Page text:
No more cold medicine for you, young child!
By now you have heard about the FDA panel’s review of cold medication for children. Probably, right unless you’ve been under a rock. But I don’t want to rule that out a possibility. If not, here’s the PSA. At the end of last week, an…
By now you have heard about the FDA panel’s review of cold medication for children. Probably, right unless you’ve been under a rock. But I don’t want to rule that out a possibility.
If not, here’s the PSA.
At the end of last week, an FDA panel reviewed whether the benefits of OTC children’s cold medicine outweighed the risks. They determined there was no evidence that cold medication eased cold symptoms, yet they found rare reports that these medicines harmed young children (usually because of accidental overdosing). The conclusion, a recommended ban on OTC cold medication for kids under 6 years of age.
Twenty-one out of 22 members agreed that cold medicines should not be given to children under 2 years of age. The group wasn’t as decided on medicines for children two to under 6 years old, with the final vote as 13 to 9 for the ban. The panel voted against a ban for children from 6 to 12 years of age. Looks like the main issue is that panel members were concerned that parents will choose to medicate using adult cough medicines.
Now, the FDA may or may not decide to agree with the panel’s recommendations, but they usually adopt them. However, the closer the vote the more likely the agency will ignore the recommendation.
First of all, I never realized these medications were never tested by the FDA for children, but only tested for adults.
Also, I didn’t realize that the FDA chose to look at this issue after a petition from pediatricians was presented to them. A number of pediatricians and parents have been reported as saying that they always knew that these cold medications are ineffective.
I have to tell you, I am personally surprised at this. Clearly only rest and time cure the common cold, but at least my personal experience was that that these OTC medications sure did help give my son some comfort when he was feeling awfully lousy. Also, I think if it weren’t so helpful this wouldn’t be a $500 million per annum business. Sure these medicines may be a placebo for some, but millions upon millions of doses are adminstered each year.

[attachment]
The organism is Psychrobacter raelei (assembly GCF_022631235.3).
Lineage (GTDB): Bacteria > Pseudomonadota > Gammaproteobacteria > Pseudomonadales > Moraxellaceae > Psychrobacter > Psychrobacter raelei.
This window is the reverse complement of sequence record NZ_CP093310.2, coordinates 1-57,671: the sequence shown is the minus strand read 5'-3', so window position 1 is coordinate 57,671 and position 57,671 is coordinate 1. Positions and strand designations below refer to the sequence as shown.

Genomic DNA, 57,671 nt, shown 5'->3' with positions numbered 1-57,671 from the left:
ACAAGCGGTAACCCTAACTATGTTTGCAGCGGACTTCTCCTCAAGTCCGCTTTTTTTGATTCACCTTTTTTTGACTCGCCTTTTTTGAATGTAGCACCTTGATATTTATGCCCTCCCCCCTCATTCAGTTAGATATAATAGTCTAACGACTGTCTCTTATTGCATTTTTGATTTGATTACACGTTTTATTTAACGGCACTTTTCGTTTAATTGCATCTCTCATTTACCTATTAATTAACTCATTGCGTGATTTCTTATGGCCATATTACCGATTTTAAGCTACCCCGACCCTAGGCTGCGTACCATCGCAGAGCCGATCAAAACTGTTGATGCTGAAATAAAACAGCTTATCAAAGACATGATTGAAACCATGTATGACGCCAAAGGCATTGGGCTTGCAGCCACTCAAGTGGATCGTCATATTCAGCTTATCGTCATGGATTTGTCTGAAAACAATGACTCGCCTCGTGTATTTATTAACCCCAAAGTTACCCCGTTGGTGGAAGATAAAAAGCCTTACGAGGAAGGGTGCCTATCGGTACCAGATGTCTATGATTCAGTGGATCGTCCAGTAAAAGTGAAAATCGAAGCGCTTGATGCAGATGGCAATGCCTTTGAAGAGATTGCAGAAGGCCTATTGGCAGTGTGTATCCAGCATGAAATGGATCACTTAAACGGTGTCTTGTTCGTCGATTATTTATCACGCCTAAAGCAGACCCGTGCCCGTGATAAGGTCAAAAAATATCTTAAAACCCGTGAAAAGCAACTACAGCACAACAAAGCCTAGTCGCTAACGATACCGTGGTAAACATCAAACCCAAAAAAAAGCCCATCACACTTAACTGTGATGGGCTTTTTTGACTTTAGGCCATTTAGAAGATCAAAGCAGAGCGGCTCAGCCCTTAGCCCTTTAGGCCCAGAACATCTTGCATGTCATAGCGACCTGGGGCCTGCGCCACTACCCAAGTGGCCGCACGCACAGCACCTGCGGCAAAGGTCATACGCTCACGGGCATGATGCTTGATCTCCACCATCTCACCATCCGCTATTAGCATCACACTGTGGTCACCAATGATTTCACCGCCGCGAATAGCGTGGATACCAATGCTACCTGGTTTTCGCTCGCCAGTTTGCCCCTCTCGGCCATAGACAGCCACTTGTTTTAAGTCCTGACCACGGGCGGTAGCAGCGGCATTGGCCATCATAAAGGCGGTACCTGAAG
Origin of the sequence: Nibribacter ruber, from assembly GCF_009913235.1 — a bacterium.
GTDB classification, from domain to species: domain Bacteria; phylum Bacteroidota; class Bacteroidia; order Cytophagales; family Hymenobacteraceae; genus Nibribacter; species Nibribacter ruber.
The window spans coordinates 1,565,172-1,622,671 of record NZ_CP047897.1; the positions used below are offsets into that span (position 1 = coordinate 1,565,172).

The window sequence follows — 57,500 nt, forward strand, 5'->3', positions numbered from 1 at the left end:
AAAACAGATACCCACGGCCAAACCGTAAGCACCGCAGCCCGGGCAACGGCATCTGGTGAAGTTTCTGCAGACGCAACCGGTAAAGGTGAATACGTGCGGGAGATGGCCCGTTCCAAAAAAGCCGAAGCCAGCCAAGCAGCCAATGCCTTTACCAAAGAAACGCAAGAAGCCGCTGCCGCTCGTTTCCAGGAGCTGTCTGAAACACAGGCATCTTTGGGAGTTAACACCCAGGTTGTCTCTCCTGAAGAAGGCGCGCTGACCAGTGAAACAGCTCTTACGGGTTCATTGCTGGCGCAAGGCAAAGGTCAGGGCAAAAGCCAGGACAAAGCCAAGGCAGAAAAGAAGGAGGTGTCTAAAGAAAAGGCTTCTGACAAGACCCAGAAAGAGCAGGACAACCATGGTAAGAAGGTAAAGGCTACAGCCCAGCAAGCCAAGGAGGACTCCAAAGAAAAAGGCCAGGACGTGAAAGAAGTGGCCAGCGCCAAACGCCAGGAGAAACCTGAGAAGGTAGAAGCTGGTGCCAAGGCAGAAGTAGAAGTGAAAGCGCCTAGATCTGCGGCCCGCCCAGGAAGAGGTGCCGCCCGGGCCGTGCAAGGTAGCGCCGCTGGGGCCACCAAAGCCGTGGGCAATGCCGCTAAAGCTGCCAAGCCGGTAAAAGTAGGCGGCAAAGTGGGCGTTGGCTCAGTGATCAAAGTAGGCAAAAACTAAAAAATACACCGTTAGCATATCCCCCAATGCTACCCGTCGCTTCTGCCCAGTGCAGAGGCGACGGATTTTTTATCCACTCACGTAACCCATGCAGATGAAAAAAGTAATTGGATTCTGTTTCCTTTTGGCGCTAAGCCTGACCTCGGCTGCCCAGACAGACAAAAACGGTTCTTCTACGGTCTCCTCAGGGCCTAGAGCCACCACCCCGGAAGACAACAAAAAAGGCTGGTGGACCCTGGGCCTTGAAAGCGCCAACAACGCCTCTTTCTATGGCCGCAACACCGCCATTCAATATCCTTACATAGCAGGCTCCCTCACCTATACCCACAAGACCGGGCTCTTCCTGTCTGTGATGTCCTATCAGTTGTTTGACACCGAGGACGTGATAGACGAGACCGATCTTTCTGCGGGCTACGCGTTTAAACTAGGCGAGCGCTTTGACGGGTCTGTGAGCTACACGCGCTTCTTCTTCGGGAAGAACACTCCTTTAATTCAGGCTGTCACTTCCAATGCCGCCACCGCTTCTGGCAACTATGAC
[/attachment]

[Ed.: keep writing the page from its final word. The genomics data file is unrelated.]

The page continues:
I am left scratching my head. Is it the sedating effect which makes kids more comfortable? Or, is it the relief of discomfort that makes kids able to sleep? Ah, the age old conundrum of the chicken or the egg.
So what to expect now?
Looks like children’s cold medicine will continue to be on store shelves.
If the FDA decides to adopt the committee’s recommendations, it must undertake a rule-making process that can take anywhere from one to many years. Simply relabeling the medicines to state they shouldn’t be used in some age groups could be accomplished more quickly, FDA officials said. Or, the industry could make a preemptive move and revise the labels on the medicines to caution against use by children under six. We’ll have to wait and see.
One thing’s for sure, we’re going to see standard measuring devices across products to cut down on accidental overdoses.
What do we parents do to help our young kids during a cold?
— Plenty of liquids, from water to chicken soup.
— Suction bulbs can gently clear infants’ clogged noses.
— Saline nose drops loosen thick secretions so noses drain more easily.
— A cool-mist humidifier in the child’s bedroom.
— Some chest creams can ease stuffiness with menthol or other fragrances, but check labels for age restrictions.
— Acetaminophen or ibuprofen, as recommended by your doctor, to alleviate pain or discomfort — but check that they don’t contain extra ingredients like decongestants or antihistamines.
Sources: NY TImes, MSNBC